Member States and "friends" gear up for "Smart Borders"
The Danish Council Presidency held a EU conference on "Innovation Border Management" in February 2012. It was attended by EU Member States, associate Schengen States (ie: Norway and Switzerland), Frontex, the USA, the United Arab Emirates and IATA.
On the agenda was the Registered Travellers Programme (RTP, intended to fast track business passengers through airports) and the proposed Entry-Exit System (EES, for third country nationals entering and leaving the EU at its external borders). In the background is the Commission's proposals for "Smart Borders - options and the way ahead". 
The discussion on "Smart Borders" concluded 1) that there should a "central architecture" both both RTP and EES based on biometric data (e-passports and/or fingerprints); 2) that the majority of third country nationals entering would be business people "who constitute a minimal threat with regard to illegal immigration and security"; and 3) that all relevant systems should be brought within the scope of border management:
"not just the Visa Information System (VIS) and the Schengen Information System (SIS and the future SIS II), but also the collection of Advance Passenger Information (API) and Passenger Name Records (PNR), for the purpose of the overall security assessment of each traveller"
The EES is said to be useful not just for tracking visa overstayers but also for tackling "illegal" immigration, cross-border crime and "the fight against the black market economy" (sic) which does not necessarily follow unless the personal data is also cross-checked with national watchlists in an automated way.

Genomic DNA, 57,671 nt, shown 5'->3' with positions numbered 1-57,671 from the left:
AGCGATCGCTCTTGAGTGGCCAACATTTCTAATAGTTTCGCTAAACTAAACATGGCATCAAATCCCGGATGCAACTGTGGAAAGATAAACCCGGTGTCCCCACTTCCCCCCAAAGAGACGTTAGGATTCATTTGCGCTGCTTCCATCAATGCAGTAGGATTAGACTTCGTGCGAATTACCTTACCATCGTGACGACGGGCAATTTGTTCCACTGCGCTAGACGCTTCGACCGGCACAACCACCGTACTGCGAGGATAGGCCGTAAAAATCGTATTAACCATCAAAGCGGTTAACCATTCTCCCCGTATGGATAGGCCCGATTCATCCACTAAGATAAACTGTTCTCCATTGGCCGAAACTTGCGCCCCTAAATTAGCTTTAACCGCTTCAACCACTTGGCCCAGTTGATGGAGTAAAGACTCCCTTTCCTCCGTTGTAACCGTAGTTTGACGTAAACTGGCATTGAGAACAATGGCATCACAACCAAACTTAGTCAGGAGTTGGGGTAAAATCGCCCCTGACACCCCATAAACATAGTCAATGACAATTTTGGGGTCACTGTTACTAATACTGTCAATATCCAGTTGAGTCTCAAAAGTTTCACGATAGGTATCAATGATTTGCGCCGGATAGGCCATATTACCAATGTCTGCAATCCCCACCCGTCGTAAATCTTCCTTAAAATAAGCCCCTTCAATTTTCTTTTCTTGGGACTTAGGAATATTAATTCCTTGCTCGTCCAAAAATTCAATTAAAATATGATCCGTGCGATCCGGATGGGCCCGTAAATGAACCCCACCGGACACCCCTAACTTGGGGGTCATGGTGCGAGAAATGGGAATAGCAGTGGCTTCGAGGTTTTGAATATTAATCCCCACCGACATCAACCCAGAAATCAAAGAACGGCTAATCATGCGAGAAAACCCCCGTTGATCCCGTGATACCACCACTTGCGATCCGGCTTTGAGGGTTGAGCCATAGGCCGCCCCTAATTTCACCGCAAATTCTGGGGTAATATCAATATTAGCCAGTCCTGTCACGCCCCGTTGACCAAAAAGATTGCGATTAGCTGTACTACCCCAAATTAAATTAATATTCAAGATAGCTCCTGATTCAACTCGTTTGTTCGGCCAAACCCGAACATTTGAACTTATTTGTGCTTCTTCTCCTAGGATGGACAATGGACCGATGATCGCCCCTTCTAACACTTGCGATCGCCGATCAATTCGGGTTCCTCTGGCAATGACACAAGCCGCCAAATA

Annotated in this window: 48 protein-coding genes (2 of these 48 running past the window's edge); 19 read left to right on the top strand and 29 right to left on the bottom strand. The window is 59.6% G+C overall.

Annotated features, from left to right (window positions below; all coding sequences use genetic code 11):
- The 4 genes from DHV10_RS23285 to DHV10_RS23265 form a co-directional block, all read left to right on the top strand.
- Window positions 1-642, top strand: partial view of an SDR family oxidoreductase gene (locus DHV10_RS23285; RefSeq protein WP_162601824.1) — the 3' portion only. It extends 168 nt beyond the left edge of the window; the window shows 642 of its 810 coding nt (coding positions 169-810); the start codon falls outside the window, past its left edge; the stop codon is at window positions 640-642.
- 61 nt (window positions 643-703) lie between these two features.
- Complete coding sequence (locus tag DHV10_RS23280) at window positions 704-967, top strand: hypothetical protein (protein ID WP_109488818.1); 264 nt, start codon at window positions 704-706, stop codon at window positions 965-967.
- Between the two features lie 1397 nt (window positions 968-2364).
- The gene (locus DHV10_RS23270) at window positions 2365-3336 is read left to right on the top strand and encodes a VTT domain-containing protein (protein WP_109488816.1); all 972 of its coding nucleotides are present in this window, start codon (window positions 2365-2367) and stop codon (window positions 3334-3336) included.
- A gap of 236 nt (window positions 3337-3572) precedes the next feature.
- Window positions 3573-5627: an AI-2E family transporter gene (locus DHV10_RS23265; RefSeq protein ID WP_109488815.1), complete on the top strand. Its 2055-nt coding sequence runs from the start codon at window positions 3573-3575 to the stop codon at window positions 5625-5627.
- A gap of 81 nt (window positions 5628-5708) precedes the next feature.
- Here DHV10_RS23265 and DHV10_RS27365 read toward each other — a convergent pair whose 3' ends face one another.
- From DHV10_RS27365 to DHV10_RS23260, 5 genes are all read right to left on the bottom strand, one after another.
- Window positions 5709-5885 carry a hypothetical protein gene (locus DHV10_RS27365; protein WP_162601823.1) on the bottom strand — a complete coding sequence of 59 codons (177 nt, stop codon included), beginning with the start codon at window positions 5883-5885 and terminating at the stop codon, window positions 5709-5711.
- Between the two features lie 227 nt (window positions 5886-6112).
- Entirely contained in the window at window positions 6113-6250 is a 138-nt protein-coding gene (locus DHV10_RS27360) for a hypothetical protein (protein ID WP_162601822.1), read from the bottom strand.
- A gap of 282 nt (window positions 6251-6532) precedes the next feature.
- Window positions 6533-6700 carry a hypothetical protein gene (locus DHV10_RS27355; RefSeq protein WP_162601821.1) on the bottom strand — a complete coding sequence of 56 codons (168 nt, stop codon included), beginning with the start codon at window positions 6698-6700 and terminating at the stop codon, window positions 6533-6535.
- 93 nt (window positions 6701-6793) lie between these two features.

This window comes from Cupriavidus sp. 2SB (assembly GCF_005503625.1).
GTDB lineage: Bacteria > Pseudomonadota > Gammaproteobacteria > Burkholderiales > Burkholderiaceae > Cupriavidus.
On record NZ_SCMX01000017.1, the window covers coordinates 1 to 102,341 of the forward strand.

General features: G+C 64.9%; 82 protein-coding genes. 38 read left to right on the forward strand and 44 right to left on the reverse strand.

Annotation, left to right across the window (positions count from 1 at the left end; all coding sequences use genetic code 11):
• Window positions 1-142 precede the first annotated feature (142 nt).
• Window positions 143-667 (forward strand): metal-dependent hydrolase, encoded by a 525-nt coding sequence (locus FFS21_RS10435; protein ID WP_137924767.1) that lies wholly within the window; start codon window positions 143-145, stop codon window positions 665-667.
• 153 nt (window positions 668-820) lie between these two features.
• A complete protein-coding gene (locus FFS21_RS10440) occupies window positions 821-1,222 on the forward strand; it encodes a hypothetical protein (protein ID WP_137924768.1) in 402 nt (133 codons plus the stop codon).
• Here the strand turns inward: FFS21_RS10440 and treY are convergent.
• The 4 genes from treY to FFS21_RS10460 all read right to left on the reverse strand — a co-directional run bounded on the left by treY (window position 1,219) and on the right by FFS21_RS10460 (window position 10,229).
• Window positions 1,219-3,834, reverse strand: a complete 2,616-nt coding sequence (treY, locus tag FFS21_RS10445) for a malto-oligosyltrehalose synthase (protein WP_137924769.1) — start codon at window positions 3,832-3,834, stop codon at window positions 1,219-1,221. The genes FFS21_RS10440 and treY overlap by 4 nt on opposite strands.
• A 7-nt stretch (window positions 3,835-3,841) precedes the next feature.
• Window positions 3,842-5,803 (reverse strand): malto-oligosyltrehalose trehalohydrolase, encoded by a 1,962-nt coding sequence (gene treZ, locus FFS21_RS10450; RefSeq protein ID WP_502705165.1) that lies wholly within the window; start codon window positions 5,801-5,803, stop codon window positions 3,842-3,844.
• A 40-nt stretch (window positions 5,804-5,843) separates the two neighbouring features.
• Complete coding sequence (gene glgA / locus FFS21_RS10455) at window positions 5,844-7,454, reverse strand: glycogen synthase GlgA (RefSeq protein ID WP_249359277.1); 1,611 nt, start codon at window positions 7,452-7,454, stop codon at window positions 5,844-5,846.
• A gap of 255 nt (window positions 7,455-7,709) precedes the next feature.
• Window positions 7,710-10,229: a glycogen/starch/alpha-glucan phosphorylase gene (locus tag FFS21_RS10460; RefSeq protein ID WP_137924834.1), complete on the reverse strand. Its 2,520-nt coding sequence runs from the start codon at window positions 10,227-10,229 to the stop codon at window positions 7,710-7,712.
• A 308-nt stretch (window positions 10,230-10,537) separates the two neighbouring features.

The plan also begs the unanswered question of whether the tracking, detaining and deportation of overstayers is going to extend to countries on the visa "white list" like Canada, Australia, Japan and the USA?
And perhaps the sting is in the tail, namely that of cost. Perhaps some of the new EU budget can be grabbed or failing that they should look "to the private sector, such as carriers [airlines] and airports to be involved in the financing of the system". Well, the airlines are getting pretty fed up with having to bear the costs of every new "security" system thought up by the law enforcement agencies and the multinational suppliers (remember the liquids ban which is due to be abolished soon).
1. EU conference on Innovation Border Management, Council doc no: 7166-12 (pdf) And see: Current State of Play in relation to innovated border management in the EU - by member state (pdf) and France (pdf)
2. European Commission: On an entry/exit system at the external borders of the European Union, facilitation of border crossings for bona fide travellers, and an electronic travel authorisation system (2008, pdf)
3. European Commission: Smart borders - options and the way ahead (COM 680, 2011, pdf)
a) Council of the European Union: Member State responses (2009): Questionnaire on the possible creation of a system of electronic recording of entries and exits of third country nationals in the Schengen area (Council doc no: 8552-09, 96 pages, pdf)
b) As above: replies from France, Cyprus and Finland (Council doc no: 8552-ADD1-09, pdf)
c) As above: replies from Bulgaria, France (EN translation), Italy, Portugal, Iceland and Norway (Council doc no: 8552-ADD2-09, pdf)
d) As above: Reply from: Greece (Council doc no: 8552-ADD3-09, pdf)
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